Officers should practice placing the tourniquet on both the upper and lower extremity. This is why it is essential that a single-hand application tourniquet such as the C.A.T.® be used. It is surprising how quickly a tourniquet can be applied with minimal practice if carried in a dedicated location. This method has been attributed to saving thousands of U.S. soldiers’ lives during the wars in Iraq and Afghanistan. In addition to preventing loss of life to blood loss, it also allows the officer to ‘stay in the fight’ and potentially win the battle (stopping the bad guy from harming others).
In today’s post 9/11 world where active shootings and terrorist bombings are a real threat and the myths of tourniquets causing limb damage have been disproven, many departments and individual officers are starting to carry them. An officer wears an $800 vest that needs to be replaced every five years and carries a $900 AED in his patrol car. Having a $25 C.A.T.® on his person (that does not have an expiration date) just makes sense. As law enforcement trainers, it is our responsibility to ensure the officers know how to use the tools available to “Shoot, Move, Communicate and Survive.” Just as we incorporate the ballistic vest into firearms training (transition from the Weaver stance to the modified Isosceles to project the vest toward the enemy), we should incorporate the tourniquet into tactical training.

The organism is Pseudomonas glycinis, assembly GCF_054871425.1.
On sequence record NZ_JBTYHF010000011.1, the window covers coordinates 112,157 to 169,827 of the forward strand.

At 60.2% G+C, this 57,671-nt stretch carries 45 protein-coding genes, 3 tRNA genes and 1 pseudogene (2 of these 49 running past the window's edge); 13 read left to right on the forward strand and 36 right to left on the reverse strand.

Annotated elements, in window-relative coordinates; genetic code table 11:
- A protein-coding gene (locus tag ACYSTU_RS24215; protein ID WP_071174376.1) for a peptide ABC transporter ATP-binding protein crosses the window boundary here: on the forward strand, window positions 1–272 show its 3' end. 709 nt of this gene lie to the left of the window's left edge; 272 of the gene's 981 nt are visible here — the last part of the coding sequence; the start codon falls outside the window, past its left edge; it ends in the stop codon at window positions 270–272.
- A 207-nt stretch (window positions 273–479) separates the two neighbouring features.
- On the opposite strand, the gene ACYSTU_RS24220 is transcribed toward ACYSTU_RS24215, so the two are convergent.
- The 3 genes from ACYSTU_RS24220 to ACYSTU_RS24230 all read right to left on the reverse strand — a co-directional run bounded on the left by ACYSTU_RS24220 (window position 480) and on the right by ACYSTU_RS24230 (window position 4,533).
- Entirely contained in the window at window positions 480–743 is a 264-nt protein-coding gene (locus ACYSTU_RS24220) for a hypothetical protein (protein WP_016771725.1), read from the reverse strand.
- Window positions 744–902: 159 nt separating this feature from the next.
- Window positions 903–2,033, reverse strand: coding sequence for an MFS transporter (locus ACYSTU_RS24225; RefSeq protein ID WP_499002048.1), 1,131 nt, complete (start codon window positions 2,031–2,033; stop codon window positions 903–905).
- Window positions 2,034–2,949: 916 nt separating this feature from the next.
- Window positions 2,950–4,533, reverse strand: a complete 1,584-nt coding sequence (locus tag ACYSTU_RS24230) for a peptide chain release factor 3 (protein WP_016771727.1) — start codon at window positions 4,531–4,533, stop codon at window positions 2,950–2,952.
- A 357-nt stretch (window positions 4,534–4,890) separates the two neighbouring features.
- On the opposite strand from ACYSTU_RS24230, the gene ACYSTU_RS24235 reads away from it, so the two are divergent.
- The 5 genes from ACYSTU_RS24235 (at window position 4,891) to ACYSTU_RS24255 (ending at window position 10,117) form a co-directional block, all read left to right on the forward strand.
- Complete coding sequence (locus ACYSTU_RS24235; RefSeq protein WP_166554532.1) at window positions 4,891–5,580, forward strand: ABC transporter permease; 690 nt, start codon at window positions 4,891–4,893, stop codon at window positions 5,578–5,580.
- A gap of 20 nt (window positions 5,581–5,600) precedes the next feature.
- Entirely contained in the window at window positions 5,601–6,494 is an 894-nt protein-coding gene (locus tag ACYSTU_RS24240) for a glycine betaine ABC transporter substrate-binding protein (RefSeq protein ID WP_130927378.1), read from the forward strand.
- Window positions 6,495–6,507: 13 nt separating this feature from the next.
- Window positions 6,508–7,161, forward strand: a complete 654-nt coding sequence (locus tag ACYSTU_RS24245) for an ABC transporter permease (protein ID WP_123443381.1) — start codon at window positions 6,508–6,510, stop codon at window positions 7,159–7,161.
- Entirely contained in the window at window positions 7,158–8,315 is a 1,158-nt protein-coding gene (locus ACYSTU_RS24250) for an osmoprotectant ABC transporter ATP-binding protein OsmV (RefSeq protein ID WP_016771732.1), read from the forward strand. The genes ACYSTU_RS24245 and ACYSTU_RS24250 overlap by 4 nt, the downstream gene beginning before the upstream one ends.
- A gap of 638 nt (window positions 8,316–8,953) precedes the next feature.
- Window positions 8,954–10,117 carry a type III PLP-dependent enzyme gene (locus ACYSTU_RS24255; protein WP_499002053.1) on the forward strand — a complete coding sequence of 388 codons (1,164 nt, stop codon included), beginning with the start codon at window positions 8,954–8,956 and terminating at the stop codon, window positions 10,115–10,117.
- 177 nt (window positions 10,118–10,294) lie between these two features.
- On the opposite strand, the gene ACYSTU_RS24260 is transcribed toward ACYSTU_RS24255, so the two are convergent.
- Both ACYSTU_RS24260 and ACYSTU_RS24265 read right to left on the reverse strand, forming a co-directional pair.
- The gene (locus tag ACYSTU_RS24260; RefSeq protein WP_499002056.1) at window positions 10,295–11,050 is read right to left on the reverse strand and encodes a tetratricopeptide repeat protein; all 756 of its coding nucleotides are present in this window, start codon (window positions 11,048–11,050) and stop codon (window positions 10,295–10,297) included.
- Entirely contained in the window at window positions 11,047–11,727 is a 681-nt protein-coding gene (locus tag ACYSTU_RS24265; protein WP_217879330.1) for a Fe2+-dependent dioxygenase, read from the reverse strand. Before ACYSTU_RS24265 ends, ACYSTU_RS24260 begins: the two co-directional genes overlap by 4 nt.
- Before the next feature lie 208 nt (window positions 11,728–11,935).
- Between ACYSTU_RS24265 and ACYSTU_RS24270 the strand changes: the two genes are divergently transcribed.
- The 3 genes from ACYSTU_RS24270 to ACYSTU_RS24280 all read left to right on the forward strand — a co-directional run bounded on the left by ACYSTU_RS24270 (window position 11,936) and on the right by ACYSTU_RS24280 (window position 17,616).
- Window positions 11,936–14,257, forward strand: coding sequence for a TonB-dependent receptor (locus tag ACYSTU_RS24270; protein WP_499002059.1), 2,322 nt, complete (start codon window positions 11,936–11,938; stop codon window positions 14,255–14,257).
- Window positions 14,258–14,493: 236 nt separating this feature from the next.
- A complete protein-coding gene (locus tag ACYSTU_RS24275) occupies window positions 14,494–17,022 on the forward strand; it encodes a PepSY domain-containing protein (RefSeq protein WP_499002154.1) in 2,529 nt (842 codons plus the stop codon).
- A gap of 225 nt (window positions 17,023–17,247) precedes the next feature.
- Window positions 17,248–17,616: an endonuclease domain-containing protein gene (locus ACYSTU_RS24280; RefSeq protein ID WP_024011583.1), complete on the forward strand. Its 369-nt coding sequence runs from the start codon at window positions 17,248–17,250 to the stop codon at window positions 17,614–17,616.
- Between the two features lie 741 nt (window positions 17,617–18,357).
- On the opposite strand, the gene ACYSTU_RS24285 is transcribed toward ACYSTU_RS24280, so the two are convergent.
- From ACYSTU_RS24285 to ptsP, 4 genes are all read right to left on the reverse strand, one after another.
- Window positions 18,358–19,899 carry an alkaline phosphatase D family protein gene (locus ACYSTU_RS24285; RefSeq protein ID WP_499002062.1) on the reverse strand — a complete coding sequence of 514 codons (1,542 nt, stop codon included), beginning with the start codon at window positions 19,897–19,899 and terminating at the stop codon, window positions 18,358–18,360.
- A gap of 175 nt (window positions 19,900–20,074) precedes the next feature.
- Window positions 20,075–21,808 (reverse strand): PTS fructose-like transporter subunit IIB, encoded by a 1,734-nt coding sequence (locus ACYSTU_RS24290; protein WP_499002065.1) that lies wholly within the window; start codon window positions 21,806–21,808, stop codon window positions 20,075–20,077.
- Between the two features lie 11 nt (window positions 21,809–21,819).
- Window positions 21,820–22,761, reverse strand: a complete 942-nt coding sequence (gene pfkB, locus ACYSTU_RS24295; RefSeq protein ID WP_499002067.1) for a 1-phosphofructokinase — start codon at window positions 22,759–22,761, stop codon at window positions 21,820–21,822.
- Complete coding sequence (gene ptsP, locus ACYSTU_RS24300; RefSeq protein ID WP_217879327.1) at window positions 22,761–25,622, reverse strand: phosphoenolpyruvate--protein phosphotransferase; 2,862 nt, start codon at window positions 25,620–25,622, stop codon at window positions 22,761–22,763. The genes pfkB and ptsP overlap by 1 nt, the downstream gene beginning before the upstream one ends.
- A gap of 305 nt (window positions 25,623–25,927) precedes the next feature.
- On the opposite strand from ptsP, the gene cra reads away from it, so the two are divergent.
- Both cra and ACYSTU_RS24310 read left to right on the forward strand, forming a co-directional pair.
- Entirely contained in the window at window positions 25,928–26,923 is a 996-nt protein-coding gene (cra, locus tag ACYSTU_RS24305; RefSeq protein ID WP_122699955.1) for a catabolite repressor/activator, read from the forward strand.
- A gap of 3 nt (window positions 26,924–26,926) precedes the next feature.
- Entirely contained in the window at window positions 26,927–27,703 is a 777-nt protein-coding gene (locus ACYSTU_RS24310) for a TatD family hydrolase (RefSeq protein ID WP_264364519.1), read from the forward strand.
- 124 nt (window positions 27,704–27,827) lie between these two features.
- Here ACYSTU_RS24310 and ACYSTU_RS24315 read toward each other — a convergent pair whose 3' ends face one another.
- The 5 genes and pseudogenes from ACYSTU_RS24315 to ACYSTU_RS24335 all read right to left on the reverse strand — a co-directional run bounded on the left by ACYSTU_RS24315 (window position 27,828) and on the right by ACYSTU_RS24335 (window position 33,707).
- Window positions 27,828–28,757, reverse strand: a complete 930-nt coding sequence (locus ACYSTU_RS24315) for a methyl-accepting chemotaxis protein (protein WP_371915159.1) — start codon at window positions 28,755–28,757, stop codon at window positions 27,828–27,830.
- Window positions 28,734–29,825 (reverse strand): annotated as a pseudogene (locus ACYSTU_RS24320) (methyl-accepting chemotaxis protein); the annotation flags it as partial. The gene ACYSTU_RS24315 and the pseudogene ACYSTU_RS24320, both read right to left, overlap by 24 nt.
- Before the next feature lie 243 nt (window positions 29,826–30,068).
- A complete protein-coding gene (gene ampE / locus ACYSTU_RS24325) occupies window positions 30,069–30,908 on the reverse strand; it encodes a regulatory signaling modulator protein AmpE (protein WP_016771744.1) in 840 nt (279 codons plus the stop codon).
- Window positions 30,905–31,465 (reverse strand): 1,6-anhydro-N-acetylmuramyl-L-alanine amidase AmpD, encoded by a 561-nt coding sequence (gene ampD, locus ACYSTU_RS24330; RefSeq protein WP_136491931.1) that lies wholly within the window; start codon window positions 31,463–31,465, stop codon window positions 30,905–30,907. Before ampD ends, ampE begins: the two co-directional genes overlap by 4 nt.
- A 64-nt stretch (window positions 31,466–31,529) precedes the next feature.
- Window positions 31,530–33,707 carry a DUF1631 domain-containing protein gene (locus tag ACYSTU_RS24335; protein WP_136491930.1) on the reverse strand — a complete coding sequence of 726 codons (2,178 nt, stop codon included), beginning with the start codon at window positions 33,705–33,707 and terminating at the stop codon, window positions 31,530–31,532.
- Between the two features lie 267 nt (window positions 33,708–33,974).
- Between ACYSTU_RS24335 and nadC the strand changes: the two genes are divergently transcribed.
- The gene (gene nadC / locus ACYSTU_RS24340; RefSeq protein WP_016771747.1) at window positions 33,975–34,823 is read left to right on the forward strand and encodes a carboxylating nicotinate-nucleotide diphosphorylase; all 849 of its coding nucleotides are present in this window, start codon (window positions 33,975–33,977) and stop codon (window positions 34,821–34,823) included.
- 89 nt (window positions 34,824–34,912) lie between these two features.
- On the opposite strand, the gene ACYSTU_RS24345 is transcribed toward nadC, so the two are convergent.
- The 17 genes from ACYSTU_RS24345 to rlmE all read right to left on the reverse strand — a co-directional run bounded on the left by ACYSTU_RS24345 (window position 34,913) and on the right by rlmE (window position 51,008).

Tourniquets save lives! Let’s make sure the officers who carry them know how to use them when seconds count. PM
David Jones is a retired Special Agent with the Department of Defense and is currently serving as the Emergency Manager/Police Officer at the University of Wisconsin – Green Bay Police Department. He can be reached at email@example.com.
- The C.A.T. ® can be carried on your duty belt, attached to your outer vest cover, clipped to your rifle’s sling, etc.
- Tourniquets are designed for single-hand operation by the wounded officer himself.
- Officers may be pinned down and must rely on their own ability to stem the flow of blood from an extremity.
- Tourniquets may save victims’ lives in active shooter situations when immediate medical attention is not available due to an unsecured scene.
- Applying a C.A.T.® yourself allows a cover officer to stay in the fight.